At one point this year, rice prices reached almost $18.50 per cwt (or hundredweight). Now, prices have softened down to about $16.00 per cwt, but analysts predict that they will remain higher than usual at least until the new year.

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pesto pasta dish

Momma mia, can it be true? Yes, it can. The pasta problem in Italy actually got so bad this year that the country's government met for crisis talks back in May in order to stop it from boiling over even more. During these emergency meetings, officials found a heightened cost of ingredients—like pasta's main component, wheat—as well as increased packaging and logistics prices to be at the heart of the issue.

Overall price hikes were passed onto consumers all throughout the country, and some areas, like the province of Siena in Tuscany, reported an increase of over 50% for pasta, according to CNN.

Americans haven't felt these effects as heavily, since pasta is not a core cuisine on menus the same way it is in Italy. But, that's not to say the United States has been completely in the clear. According to data from the Federal Reserve Bank of St. Louis, the cost of spaghetti and macaroni in the U.S. has risen to an average of $1.47 per pound in 2023. Compare that to an average cost of $1.21 per pound during the same time last year.

Since the price of wheat has begun to fall in recent months, Italy–as well as other pasta-loving countries–should start to feel some relief soon. But, it may take some time. According to CNN, during the Italy crisis talks, the commission shared that pasta prices are "already showing the first, albeit weak, signs of a [decrease], a sign that in the coming months, the cost of pasta will drop significantly."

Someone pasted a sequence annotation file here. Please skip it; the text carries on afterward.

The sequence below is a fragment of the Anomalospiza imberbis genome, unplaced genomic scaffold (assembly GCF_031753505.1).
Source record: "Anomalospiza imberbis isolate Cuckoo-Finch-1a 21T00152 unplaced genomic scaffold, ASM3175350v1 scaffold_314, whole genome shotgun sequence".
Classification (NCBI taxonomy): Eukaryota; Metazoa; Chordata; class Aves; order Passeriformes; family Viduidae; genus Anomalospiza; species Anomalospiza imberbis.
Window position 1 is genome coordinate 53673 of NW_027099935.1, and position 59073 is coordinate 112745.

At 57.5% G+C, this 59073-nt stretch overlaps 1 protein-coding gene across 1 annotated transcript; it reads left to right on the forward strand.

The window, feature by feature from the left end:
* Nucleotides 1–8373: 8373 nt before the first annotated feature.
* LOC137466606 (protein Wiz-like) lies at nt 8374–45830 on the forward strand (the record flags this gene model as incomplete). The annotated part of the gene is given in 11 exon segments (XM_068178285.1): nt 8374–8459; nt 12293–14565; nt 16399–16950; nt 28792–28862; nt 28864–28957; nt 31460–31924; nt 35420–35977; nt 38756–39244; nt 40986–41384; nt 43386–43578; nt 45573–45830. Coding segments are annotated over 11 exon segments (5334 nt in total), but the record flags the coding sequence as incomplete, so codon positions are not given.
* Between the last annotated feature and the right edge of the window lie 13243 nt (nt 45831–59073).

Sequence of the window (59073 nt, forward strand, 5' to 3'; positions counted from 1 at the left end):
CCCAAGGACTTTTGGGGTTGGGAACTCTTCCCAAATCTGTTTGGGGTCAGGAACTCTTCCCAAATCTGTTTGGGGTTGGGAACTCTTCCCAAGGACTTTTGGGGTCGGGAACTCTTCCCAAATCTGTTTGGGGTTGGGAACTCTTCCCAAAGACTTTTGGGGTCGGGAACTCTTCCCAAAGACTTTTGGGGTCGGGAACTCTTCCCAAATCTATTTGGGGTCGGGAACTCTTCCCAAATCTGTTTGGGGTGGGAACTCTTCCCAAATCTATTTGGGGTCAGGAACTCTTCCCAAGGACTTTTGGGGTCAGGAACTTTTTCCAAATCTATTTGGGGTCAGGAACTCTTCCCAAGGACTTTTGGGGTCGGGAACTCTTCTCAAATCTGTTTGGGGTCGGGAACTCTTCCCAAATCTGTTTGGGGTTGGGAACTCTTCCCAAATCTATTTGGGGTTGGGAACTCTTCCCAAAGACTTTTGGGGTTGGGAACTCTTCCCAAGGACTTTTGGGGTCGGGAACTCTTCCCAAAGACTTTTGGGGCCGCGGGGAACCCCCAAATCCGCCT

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chocolate bar in foil

Last year, Hershey set off a panic when it warned of a possible candy shortage leading into Halloween. But, the problem was unique to the chocolate manufacturer—a byproduct of higher demand and supply chain issues. And, the story seems to have ended happily with most Americans still getting their fill of sweets during the holiday.

But, our chocolate woes haven't all melted away quite yet—and, this time, the dilemma is much more widespread. Cocoa has become a hot commodity and Reuters reports that current prices are the highest they have been in New York in nearly 12 years, and even higher in other parts of the world, including in London.

Since cocoa is such a fertilizer-dependent crop, the problem was sparked by the Russian invasion of Ukraine and the decrease in exports, which resulted from the incursion. Climate change has exacerbated the situation with last year's droughts affecting yields and El Niño additionally threatening to decimate production. The phenomenon tends to cause drier weather conditions throughout West Africa, including areas of Ghana, Cameroon, Nigeria, and the Ivory Coast, which together are responsible for about 75% of all the world's cocoa production, according to Time.